THESIS
2008
Abstract
There are numerous questions that one can ask about factorization of meromorphic functions. During the past years, many people investigated the factorization theory using different arguments. In this thesis, we first use the gap theory to prove polynomials of the form p(z) = z
^{n} + az
^{m} + b are prime, where a, b ∈ C, a ≠ 0, m and n are positive integers, (m, n) = 1 and n m. Then we extend a work by R. Goldstein [8] , F(z) = β(z)e
^{α(z)} + λ(z) is pseudo-prime, where α(z) is a non-constant polynomial of degree m, β(z) and λ(z) are non-constant entire functions of order less than m, to the meromorphic case, i.e.β(z) and λ(z) are non-constant meromorphic functions of order less than m. The proof of this is different from that of R. Goldstein. At last, we have some further discussion about the c...[
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There are numerous questions that one can ask about factorization of meromorphic functions. During the past years, many people investigated the factorization theory using different arguments. In this thesis, we first use the gap theory to prove polynomials of the form p(z) = z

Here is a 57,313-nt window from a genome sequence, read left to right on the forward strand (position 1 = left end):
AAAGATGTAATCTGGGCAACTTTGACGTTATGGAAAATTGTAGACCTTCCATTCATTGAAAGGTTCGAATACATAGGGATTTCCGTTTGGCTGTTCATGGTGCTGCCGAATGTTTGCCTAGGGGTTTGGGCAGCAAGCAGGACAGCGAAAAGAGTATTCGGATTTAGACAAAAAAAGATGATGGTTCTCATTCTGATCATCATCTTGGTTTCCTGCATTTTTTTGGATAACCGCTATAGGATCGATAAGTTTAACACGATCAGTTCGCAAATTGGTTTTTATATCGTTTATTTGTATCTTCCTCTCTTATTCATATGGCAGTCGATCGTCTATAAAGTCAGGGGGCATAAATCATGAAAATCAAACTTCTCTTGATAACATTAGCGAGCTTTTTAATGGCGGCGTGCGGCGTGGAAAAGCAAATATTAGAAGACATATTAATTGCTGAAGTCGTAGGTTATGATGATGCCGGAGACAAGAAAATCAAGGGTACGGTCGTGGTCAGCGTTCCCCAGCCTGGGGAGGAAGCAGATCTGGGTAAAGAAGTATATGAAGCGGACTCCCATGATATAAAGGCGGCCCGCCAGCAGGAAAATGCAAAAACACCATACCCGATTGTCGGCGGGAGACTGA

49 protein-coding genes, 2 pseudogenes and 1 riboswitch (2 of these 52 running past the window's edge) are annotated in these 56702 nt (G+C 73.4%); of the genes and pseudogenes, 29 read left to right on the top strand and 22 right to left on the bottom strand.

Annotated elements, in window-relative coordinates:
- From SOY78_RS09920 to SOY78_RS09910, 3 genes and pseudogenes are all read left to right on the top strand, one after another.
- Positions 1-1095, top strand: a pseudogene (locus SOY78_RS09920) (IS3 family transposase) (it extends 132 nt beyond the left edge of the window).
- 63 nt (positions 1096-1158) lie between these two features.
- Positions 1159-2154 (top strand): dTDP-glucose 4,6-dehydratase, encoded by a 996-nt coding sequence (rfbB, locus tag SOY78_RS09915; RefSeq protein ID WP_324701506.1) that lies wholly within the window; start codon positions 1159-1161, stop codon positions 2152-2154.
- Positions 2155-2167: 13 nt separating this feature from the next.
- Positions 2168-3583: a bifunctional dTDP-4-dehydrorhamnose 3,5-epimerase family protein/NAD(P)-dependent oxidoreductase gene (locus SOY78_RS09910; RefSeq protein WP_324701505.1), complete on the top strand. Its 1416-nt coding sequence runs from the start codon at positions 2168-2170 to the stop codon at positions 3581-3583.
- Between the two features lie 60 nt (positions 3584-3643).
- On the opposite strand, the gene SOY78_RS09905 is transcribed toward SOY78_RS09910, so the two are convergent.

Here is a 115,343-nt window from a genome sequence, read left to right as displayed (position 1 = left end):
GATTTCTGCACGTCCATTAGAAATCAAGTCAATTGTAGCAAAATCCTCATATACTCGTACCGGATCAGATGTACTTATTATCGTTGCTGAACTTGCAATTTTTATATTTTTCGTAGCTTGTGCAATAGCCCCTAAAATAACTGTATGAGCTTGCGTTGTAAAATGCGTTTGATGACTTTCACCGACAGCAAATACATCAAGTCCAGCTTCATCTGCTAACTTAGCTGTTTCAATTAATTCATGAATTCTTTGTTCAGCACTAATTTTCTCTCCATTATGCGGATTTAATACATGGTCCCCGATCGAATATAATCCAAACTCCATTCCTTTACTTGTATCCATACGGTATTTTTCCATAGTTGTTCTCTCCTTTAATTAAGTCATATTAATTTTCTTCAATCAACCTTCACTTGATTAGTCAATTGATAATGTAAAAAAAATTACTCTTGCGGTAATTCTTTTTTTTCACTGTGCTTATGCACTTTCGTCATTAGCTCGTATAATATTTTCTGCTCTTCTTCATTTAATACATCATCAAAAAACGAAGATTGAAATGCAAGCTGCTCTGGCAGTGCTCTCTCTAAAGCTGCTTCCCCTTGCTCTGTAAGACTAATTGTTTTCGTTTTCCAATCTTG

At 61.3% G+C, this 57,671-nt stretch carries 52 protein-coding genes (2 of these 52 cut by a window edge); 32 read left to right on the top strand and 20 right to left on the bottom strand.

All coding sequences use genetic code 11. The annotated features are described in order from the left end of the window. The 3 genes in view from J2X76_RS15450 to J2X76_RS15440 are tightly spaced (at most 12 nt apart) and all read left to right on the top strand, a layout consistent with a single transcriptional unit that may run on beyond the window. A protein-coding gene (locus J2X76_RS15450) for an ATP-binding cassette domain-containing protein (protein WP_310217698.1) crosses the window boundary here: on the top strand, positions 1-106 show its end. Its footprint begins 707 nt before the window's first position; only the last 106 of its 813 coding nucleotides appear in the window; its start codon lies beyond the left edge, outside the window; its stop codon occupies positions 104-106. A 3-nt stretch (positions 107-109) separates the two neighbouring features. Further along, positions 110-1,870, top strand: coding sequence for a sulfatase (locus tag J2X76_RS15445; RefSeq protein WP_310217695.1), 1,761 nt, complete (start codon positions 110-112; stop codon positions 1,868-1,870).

^{n} + az
^{m} + b are prime, where a, b ∈ C, a ≠ 0, m and n are positive integers, (m, n) = 1 and n > m. Then we extend a work by R. Goldstein [8] , F(z) = β(z)e
^{α(z)} + λ(z) is pseudo-prime, where α(z) is a non-constant polynomial of degree m, β(z) and λ(z) are non-constant entire functions of order less than m, to the meromorphic case, i.e.β(z) and λ(z) are non-constant meromorphic functions of order less than m. The proof of this is different from that of R. Goldstein. At last, we have some further discussion about the composition of a pseudo-prime transcendental function and a polynomial.
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